My friend Dorit says that pregnancy lasts for 8 months and one year. When my pregnancy reached that stage, I completely understood what she was saying. The ninth month is the most difficult time (especially when in August). And as you get near your due date, you feel that you really had enough of it. The fetus is already in the pelvis area and presses the colon, which may cause constipation and hemorrhoids. You can ease it by eating plenty of fruit and vegetables: at least 3 portions of vegetables and 2 portions of fruit a day. Most recommended are fruits with a laxative effect like prunes and dried figs. Any other laxative is subjected to medical counselling. Most of them are prohibited during pregnancy.
No matter though how many prunes we eat, if there isn't much drinking, nothing goes. How much is enough? The best indication is the color of the urine. It should be as light as possible (get the blue stuff out of the bowl) and drinking 1.5 liter usually helps, depending on the season and the activity level. It is highly important to watch your drinking, since too little causes contractions, and many pre-term labors have begun because of dehydration.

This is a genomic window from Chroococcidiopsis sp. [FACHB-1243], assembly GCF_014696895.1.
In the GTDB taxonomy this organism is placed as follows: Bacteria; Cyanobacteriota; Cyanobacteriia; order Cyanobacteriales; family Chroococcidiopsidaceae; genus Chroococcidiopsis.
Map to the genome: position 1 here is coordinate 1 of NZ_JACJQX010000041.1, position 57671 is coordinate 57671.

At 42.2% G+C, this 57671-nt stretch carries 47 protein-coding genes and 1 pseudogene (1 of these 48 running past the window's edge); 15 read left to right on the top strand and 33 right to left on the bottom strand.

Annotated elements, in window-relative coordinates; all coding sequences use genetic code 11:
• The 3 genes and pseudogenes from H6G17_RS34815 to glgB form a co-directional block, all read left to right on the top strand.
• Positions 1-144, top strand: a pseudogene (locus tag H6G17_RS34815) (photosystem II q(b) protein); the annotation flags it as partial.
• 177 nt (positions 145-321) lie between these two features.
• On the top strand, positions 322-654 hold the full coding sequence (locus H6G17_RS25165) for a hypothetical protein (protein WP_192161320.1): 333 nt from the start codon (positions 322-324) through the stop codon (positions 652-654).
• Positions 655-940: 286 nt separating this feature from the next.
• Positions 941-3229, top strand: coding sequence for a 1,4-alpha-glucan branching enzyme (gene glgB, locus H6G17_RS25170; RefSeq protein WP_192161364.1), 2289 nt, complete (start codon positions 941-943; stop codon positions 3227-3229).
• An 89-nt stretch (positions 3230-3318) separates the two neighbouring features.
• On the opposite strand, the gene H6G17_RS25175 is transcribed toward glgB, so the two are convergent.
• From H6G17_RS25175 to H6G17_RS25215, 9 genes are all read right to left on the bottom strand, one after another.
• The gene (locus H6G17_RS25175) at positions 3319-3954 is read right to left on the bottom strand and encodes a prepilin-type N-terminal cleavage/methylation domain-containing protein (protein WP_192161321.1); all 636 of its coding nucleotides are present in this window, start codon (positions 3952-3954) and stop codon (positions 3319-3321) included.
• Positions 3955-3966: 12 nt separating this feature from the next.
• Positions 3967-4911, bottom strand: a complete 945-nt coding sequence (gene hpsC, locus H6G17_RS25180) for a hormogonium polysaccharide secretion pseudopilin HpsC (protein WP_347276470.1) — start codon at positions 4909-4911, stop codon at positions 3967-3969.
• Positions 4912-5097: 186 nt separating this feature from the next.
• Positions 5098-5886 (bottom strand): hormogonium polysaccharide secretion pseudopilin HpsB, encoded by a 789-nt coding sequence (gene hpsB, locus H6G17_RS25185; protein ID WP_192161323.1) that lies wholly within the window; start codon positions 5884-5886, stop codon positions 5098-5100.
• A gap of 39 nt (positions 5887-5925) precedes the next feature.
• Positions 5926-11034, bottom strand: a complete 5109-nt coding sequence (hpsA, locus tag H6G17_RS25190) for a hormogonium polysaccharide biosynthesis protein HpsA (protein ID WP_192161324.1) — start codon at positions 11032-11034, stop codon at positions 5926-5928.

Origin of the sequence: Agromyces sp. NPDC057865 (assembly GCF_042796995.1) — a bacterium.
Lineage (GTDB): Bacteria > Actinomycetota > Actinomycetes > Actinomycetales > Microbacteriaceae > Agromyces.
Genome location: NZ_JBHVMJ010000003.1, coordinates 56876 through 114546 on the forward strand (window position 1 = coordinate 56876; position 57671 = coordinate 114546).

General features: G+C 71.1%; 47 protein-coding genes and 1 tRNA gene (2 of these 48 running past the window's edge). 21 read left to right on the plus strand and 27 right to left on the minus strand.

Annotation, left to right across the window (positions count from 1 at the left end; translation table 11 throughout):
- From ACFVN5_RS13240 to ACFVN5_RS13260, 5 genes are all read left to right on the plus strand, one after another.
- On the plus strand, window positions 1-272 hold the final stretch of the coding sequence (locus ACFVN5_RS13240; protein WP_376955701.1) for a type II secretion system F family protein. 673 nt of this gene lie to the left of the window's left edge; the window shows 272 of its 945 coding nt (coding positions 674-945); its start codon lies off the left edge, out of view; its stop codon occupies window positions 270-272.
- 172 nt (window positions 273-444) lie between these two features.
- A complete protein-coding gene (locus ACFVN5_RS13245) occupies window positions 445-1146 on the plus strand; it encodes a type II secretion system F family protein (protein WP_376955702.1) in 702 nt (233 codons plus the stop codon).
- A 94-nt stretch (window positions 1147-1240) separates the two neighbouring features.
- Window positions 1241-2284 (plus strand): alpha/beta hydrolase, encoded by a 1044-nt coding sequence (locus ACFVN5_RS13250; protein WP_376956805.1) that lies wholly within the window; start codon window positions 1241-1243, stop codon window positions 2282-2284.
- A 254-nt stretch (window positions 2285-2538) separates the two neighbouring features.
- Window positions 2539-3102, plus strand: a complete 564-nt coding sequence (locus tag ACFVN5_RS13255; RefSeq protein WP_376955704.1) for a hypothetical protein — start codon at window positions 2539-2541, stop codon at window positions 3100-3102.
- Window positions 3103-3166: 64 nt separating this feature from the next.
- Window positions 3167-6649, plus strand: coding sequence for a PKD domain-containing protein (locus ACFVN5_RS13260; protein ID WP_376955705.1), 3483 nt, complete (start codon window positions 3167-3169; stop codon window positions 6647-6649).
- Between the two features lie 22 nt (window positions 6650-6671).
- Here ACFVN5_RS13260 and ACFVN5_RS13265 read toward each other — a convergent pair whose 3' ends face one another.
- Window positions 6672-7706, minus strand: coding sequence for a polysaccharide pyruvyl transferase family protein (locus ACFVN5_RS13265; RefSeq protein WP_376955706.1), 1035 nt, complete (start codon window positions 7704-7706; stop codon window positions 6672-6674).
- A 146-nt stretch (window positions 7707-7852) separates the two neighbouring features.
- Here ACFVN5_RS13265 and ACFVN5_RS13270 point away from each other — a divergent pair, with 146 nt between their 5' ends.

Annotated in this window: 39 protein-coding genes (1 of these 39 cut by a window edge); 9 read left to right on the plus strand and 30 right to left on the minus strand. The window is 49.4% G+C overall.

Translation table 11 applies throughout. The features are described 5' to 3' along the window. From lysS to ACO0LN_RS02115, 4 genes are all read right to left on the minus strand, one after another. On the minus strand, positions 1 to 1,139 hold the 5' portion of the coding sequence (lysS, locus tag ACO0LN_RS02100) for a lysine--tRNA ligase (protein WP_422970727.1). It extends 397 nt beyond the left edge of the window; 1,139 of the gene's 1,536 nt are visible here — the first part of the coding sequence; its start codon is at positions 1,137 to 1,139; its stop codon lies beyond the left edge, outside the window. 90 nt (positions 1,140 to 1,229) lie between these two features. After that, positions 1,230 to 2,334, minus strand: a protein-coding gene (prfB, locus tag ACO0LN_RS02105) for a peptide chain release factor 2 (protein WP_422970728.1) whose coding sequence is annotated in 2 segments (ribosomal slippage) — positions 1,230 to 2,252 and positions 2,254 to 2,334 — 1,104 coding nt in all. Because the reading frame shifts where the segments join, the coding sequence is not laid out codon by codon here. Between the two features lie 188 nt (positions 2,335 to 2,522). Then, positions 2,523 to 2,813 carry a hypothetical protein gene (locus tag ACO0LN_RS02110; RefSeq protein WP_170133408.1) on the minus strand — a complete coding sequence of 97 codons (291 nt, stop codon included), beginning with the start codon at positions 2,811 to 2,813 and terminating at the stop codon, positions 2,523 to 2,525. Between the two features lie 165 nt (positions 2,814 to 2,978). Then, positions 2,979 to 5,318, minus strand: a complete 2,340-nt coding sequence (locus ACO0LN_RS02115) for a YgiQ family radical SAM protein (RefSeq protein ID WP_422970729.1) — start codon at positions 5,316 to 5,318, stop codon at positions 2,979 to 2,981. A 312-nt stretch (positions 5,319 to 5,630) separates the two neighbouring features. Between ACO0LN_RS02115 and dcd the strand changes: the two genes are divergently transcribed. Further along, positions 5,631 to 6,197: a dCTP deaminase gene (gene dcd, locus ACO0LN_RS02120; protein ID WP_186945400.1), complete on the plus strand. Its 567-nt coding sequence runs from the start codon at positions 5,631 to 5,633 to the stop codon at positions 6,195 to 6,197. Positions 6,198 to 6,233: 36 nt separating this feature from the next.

The pressure our little tyke puts on our stomach might cause lack of appetite and a fullness sensation. However, it is still very important to keep providing the body all the nutrients it needs. Just spread them on many mini-meals during the day.
As you approach your due day, you should play it safe and avoid foods that you are not used to consume on a regular basis. Isn't it a shame to get food poisoning or to find out (wirth bad timing) that you are allergic to sushi?
A notice worthy fact is that a few days before delivery there might be changes in our bowell habits. Many women report diarrhea. If we didn’t eat anything unusual, it is easier to track down the real reason, and get ready to the idea of labor
Approaching.What to eat in this kind of state? Easily digestible foods such as bread, cheese (white), cucumber, cooked vegetables like carrot,zucchini squash, rice, pasta, potato, unfried chicken, apple, banana or pear.
When contractions have started and are quite regular you begin to realize that the baby is on its way. This is the time to eat a light meal, in order to supply ourself with fuel for the huge effort our body is about to go through. The best foods to focus on are bread, cheese, yougurt, avocado, fruit, and even a nice piece of sponge cake.
What should we pack to the delivery room? As a matter of fact, the issue whether or not to eat during labor is contraversial between obstetricians and midwives worldwide.
According to a survey conducted in the Netherlands, 75% of the doctors and midwives leave the decision to the mother, should she consume food and fluids. About a fifth of them ban any food or drink during labor.
According to a joint data collection by nine nurse-midwifery practices in the United States in 1996 on more than 3300 women, the majority of women ingested only clear fluids in labor (i.e, water or juice). Over one fourth consumed nonclear liquids (e.g, dairy drinks) or solid foods, and fasting was rare.